Again, an accident provided a turning point.
The year after the Jascon-4 sank, Okene was driving to work with a friend when his car went off a bridge and into the water in the city of Port Harcourt. “When I opened my eyes, my four tyres were up.” He swam out of the car, only to realise that his friend was still in the passenger seat. He swam back to bring him out. Neither had sustained injuries, so they went to the police station, where they were told the car had to be removed from the water.
“So I went down into the water again to put the rope around the car and bring the car out. After that I told myself: ‘What are you afraid of? How can you be scared? You have seen so much. If you have come through this, I think you should not be afraid of anything.’”
Okene wanted to train as a diver, but his older brother, worried for his wellbeing, counselled against it. In 2015, Okene and his wife separated. “I was alone. I didn’t have children, I didn’t have a wife. Not a good job. I was frustrated. Just alone with my dog. I was depressed, but nobody knew,” he says.
Okene sounds more scared of this experience than of his time underwater. He felt he would die if he didn’t act. “If I had sat down and said: ‘I’m not going to the ocean again’, I would not be here today.” He enrolled on a three-month diving course, and told his brother when he had completed it.
“I have faced a lot of my fears in my life, and I decided to face this once and for all,” he says. “I know it should be my fear, but I don’t need to be scared of water. Because I need to embrace my fear once and for all and be strong. Our happiness, our joy, our future – they are all in our hands. I had to reprogramme my thinking. I balanced my mind,” he says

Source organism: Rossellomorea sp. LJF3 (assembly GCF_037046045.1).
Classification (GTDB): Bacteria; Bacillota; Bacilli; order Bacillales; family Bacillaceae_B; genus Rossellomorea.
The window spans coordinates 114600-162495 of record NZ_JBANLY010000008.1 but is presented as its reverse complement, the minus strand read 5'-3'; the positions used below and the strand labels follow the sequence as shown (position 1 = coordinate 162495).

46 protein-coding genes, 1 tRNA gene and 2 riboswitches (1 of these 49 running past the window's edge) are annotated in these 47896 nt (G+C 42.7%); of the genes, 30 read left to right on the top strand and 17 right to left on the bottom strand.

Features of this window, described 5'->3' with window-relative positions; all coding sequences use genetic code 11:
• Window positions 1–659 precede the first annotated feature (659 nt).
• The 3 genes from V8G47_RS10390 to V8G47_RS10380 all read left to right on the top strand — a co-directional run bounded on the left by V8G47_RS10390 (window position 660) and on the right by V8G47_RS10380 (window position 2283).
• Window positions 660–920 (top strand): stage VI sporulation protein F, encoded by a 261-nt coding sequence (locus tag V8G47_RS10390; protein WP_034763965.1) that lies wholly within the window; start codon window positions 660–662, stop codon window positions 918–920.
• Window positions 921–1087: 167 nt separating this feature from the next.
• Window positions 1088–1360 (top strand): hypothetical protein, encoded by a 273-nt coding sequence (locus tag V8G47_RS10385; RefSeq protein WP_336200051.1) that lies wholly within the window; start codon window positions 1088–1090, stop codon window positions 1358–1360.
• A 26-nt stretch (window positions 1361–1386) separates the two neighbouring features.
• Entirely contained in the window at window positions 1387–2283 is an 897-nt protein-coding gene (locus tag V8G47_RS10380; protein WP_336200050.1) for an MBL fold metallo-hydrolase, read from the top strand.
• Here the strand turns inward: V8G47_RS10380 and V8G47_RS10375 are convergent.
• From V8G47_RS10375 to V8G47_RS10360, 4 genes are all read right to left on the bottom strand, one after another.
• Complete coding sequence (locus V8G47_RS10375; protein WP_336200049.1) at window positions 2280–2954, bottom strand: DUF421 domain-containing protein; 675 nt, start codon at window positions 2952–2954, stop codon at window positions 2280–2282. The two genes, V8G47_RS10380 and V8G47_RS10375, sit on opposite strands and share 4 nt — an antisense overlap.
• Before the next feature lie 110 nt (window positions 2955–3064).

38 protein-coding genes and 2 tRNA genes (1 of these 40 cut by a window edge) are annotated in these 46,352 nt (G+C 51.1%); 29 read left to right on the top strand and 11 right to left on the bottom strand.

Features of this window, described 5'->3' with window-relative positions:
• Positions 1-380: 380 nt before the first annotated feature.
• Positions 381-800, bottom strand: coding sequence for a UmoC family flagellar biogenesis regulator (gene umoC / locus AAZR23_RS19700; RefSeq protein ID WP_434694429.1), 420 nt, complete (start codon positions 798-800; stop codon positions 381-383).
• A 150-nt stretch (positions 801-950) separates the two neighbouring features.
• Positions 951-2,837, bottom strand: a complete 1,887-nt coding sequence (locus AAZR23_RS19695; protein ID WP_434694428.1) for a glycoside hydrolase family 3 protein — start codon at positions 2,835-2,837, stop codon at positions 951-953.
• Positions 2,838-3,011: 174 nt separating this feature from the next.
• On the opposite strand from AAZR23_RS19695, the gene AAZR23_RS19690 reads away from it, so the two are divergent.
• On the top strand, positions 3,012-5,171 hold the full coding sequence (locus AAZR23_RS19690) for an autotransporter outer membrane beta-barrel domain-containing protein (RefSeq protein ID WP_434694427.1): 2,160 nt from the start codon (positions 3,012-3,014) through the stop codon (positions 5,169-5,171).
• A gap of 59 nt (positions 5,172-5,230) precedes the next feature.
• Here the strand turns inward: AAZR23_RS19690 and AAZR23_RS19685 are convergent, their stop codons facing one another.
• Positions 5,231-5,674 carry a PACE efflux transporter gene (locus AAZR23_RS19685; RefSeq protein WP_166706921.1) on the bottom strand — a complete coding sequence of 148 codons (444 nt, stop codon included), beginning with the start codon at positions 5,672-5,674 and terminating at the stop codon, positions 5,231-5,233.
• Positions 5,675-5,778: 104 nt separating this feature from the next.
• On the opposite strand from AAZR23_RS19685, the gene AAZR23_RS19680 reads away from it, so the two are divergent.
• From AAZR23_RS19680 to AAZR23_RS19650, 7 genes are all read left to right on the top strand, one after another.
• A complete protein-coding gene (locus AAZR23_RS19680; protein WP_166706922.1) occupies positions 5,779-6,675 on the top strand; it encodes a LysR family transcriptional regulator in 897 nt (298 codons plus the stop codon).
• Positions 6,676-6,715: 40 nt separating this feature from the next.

Eight years on, Okene, now 39, works as a diver, installing, constructing and making repairs to oil and gas facilities; he is on his dive vessel as we speak. “The maximum depth I can go to now is 50m,” he says. He has a partner, and three children. His experience underwater, and his survival “have changed my life in so many ways. The way I think, the way I see life. And, yes, improved my life actually,” he says. “I know there is a God, and there is a God beside me. I know he has a great purpose for me. I always feel so comfortable and guide myself. I try not to offend anybody and I try to trust life, because when humans are close to death, that is when they understand … We are all one.” Meaning comes from “the lives you touch”.
Okene has a house by a lake now, but it is not quite where he wants to be. “If I have the money, I am going to buy a house beside the ocean.”